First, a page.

Cedarcrest senior, Jacupe (Jake) Wilmot, recently held a community education event to teach others how to recognize depression and what to do if you think someone is thinking about suicide. This project is one component of Jake’s senior project.
The goal of the event was to raise awareness about the problem of youth suicide and inform the community about how to intervene when someone is at risk for suicide. By the end of the interactive presentation, participants knew what to do and where to go for help when a friend is at risk of suicide.
Jake presented data from the Youth Suicide Prevention Program to help the audience understand the breadth of the problem, including:
- Two Washington State Youth (10-24 years old) die by suicide each week.
- 1 of 5 youth seriously considers suicide.
- Suicide is the 2nd leading cause of death.
- 80% of people who die by suicide have given off clues or talked about suicide.
Then, Jake covered how to recognize depression in others. Signs may include:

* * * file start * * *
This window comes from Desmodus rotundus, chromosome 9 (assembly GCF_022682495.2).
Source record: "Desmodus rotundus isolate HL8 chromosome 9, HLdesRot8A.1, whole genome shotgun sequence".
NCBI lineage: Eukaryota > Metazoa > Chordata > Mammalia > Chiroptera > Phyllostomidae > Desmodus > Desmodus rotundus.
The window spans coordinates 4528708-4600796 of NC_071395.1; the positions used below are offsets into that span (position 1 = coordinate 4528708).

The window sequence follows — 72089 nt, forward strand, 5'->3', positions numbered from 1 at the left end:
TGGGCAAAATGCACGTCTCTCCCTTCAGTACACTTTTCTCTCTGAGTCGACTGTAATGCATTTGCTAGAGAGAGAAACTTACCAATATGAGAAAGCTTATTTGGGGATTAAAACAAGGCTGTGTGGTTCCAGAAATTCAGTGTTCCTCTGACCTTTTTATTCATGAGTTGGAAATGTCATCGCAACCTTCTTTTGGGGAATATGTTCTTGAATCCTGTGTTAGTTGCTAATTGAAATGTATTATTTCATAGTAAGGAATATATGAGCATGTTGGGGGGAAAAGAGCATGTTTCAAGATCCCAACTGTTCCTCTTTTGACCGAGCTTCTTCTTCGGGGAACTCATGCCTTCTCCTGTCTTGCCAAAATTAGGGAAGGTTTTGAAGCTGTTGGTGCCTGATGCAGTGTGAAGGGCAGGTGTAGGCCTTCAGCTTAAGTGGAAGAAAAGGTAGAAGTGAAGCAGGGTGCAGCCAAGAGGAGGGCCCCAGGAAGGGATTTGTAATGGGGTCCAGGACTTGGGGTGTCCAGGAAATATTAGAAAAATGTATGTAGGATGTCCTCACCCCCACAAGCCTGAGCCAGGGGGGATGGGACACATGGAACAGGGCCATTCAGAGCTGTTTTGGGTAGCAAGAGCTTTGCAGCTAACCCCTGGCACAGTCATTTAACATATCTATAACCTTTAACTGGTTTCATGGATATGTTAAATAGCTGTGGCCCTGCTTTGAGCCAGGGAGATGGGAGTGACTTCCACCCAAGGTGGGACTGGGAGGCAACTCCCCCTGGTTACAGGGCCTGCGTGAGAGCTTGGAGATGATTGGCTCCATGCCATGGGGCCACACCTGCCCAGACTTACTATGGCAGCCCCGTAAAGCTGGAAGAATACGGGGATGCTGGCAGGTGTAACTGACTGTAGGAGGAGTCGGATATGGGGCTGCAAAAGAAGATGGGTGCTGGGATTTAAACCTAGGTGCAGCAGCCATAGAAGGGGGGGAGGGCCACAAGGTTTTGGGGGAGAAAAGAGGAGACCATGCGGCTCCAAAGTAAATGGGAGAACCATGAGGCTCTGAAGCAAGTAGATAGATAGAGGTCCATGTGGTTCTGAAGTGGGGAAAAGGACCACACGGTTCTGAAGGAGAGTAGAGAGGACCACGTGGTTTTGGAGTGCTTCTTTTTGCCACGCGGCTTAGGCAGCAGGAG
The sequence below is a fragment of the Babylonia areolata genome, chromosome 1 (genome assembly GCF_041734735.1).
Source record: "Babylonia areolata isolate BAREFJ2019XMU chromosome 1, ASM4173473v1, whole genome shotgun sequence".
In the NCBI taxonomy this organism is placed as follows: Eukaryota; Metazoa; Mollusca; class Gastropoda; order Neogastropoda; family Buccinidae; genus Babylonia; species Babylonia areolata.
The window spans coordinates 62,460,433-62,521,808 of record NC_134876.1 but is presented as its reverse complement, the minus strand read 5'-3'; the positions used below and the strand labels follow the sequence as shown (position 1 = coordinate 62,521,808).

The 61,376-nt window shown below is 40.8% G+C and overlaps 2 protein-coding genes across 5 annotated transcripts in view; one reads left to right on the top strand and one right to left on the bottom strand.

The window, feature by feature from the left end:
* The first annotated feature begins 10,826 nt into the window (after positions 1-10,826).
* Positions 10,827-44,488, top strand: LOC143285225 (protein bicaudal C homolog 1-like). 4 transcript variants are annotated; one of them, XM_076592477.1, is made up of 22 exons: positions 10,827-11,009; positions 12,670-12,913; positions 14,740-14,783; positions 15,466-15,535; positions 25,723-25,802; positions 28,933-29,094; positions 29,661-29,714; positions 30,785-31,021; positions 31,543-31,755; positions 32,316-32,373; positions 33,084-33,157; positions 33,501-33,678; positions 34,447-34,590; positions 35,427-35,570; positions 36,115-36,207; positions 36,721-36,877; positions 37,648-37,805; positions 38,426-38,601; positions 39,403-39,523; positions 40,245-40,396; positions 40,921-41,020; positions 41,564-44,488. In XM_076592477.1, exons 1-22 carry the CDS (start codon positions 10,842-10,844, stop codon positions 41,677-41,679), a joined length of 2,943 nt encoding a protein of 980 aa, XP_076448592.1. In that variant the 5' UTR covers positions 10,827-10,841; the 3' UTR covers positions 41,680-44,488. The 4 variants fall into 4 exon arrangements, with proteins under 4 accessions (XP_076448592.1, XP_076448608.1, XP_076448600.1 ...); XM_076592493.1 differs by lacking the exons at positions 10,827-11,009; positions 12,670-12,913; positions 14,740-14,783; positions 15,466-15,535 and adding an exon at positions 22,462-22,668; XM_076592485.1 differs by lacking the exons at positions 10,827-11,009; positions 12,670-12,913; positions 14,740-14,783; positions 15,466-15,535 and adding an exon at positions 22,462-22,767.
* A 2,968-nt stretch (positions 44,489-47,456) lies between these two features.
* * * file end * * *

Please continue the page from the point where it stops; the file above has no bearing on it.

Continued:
- Anxiety or irritability
- Changes in eating/sleeping habits
- Physical complaints
- Poor school performance
- Drug or alcohol abuse
- Moodiness, hopelessness, withdrawal
The class enjoyed the stress demonstration during which a participant is asked to hold red cups. Each cup represents a stress people face in life (grades, divorce, peer pressure, etc). The cups pile up until the person holding the cups just can’t hold any more. This demonstration reminds us that we all face a lot of different pressures and it is really hard to deal with pressures on one’s own.
However, there are things that can be done to help. Talking with someone, getting exercise, reminding yourself that you can handle difficult issues are all healthy ideas for coping with life’s stresses.
Participants learned that if you do believe someone is thinking about suicide, you can use the S.A.G. model:
Show you care (I am here for you and I care about you.)
Ask the question (Are you thinking about suicide?)
Get help (Let’s call someone or go find someone you can talk to.)
The participants in the room were grateful for Jake’s thoughtful presentation and they expressed that this is such important information for people to know and understand.
Jake will be presenting again to the Advanced Health class at Cedarcrest High School and he will co-facilitate a peer-to-peer training at the Be the Change conference on May 4.
If you would like to learn more about suicide prevention, please visit www.yspp.org